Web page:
Flags fly at half mast at Pen-High and all school properties across SD67. (Monique Tamminga Western News)

Flags fly at half mast at Pen-High and all school properties across SD67. (Monique Tamminga Western News)

Okanagan Skaha schools flags fly at half mast for 215 children buried in Kamloops

Focus will be on making respectful, age-appropriate curriculum about residential schools

To honour the 215 children whose bodies were discovered on the site of the former Kamloops residential school, all flags on school district property will be flown at half-mast until further notice.

“We acknowledge that many community members, including the Okanagan First People and members of the Penticton Indian Band are directly impacted by this tragic discovery,” said School District No. 67 board chair James Palanio. “We are deeply saddened by this news and express our sympathies to all those individuals and families impacted by this devastating discovery and remain committed to ensuring our district continues to engage in the work of Truth and Reconciliation and the Calls to Action.”

As part of SD67’s commitment to the Truth and Reconciliation Commission, the district will continue to focus on making respectful, age-appropriate curriculum on residential schools, treaties, and Indigenous people’s historical and contemporary contributions to Canada a component of schools and classrooms. In addition to schools lowering their flags, school communities have also been asked to find ways this week to collectively recognize this tragedy as age and grade appropriate, said superintendent of schools Todd Manuel.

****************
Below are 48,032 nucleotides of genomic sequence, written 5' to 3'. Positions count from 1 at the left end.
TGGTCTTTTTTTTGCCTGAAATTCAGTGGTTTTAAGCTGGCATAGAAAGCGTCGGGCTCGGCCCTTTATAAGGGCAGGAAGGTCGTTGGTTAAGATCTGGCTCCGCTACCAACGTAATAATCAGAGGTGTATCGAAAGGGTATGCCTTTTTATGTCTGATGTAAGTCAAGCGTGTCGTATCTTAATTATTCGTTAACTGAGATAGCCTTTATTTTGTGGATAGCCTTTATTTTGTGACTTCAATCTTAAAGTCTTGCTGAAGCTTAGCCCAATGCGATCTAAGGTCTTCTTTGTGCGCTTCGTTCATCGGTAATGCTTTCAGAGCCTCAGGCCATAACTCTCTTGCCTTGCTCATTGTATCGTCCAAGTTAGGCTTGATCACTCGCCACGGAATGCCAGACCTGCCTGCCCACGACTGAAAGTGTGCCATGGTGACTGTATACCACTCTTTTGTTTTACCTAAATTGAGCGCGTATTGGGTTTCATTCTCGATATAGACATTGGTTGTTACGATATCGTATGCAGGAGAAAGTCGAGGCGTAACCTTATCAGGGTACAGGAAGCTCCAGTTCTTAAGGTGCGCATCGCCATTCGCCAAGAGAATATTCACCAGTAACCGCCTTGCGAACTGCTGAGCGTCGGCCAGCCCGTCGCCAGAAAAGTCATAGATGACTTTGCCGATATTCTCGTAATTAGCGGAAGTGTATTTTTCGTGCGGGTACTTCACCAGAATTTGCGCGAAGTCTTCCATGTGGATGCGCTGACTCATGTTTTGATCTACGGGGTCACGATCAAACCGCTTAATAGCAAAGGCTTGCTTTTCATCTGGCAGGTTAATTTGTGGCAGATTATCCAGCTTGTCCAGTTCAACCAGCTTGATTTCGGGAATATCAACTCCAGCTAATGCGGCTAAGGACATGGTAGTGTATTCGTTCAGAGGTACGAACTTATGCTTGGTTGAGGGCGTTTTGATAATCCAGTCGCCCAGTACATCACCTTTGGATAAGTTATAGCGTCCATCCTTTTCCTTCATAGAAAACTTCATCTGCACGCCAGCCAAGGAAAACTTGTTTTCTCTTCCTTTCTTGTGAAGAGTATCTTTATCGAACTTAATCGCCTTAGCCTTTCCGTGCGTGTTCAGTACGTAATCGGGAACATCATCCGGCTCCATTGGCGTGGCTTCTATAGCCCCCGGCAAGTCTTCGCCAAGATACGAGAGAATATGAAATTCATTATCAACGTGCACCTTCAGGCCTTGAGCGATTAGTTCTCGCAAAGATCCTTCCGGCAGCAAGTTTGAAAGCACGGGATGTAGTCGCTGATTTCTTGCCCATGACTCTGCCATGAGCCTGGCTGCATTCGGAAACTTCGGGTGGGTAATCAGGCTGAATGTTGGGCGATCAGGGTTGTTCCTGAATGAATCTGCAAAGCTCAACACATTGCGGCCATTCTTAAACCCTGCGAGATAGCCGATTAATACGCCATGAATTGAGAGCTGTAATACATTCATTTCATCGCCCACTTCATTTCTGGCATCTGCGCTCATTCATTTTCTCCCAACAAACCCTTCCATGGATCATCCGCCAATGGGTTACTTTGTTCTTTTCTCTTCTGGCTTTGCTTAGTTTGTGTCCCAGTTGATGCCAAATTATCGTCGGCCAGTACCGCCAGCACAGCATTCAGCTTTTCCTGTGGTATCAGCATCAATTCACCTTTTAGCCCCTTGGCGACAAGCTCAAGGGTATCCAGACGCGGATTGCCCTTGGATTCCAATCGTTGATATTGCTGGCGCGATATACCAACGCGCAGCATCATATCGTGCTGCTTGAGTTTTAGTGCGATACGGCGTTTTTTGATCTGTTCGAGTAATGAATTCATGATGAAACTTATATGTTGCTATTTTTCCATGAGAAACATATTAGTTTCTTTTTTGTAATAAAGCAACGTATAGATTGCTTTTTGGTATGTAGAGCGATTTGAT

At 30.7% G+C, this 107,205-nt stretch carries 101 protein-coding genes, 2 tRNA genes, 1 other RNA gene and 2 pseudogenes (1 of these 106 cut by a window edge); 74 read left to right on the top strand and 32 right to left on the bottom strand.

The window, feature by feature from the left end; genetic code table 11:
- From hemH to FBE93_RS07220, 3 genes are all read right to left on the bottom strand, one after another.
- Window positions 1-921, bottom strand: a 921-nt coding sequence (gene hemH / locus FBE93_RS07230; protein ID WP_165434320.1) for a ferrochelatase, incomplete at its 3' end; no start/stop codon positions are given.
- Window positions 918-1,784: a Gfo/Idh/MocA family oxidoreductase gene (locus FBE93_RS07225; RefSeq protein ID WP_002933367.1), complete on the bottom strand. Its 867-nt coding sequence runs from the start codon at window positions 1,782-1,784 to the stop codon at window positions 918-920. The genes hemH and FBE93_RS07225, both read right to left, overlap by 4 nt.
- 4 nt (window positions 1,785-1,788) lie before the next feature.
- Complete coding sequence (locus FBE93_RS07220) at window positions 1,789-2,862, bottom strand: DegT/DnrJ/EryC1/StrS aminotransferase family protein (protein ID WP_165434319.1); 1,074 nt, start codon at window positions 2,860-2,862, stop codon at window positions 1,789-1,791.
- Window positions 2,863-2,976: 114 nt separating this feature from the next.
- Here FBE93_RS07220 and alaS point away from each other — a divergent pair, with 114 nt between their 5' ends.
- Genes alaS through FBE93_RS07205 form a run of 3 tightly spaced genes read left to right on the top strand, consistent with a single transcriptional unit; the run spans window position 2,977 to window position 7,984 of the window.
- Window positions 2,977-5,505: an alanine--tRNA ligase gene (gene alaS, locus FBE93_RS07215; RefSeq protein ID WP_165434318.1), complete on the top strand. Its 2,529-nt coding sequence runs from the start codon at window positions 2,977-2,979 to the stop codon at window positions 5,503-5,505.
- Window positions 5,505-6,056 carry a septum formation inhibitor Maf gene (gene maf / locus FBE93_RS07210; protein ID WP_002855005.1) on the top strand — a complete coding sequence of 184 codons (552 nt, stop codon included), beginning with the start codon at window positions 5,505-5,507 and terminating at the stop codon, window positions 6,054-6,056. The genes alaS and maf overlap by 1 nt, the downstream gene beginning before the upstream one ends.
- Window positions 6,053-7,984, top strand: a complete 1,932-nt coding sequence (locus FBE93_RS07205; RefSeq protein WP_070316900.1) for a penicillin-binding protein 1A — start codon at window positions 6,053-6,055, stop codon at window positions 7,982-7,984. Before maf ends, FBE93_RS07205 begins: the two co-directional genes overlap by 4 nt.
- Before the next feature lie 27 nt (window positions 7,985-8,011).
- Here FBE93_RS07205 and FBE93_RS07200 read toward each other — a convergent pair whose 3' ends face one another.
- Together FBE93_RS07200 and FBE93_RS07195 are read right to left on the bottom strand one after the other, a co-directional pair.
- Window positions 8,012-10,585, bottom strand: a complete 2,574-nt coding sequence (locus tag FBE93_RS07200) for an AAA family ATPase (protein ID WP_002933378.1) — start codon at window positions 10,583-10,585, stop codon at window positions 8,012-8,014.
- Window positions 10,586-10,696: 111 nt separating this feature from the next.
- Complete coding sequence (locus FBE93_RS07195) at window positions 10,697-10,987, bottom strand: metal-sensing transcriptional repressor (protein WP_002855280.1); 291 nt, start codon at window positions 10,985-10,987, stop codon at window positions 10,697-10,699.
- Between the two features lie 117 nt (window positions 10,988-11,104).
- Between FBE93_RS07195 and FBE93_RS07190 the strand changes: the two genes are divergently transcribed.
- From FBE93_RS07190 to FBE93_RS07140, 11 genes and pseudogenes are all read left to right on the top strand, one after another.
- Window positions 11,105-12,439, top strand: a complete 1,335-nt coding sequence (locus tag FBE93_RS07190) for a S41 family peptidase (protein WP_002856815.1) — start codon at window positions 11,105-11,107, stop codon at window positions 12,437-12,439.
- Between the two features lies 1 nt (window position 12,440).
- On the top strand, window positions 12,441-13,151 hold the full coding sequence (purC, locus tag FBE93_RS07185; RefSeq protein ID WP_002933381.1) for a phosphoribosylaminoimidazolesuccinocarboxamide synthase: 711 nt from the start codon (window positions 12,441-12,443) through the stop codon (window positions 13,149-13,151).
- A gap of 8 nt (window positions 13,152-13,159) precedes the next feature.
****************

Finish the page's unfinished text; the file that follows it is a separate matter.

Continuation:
SD67’s Indigenous Education Team members are paying close attention to the social and emotional needs of our Indigenous students, and all students that may be particularly impacted by this devastating news, said Manuel.

Counselling will be made available to any student who requires additional support at this time, with particular attention being given to culturally responsive and trauma informed approach, Manuel added.

“It is also important to note that our Indigenous Education Team members are currently partnering within each school community to determine how schools can create age-appropriate learning opportunities and instruction that is culturally sensitive around Residential School history and Truth and Reconciliation.”

Survivors, families, and community members requiring support are asked to contact Indian Residential School Survivors Society (IRSSS). The IRSSS Crisis line is available for those who may need counselling at 1-800-721-0066.

READ MORE: PIB accepting donations for an eternal flame at Residential School Survivors Memorial

READ MORE: Lakeshore display honours, mourns 215 children

To report a typo, email: editor@pentictonwesternnews.com.


 

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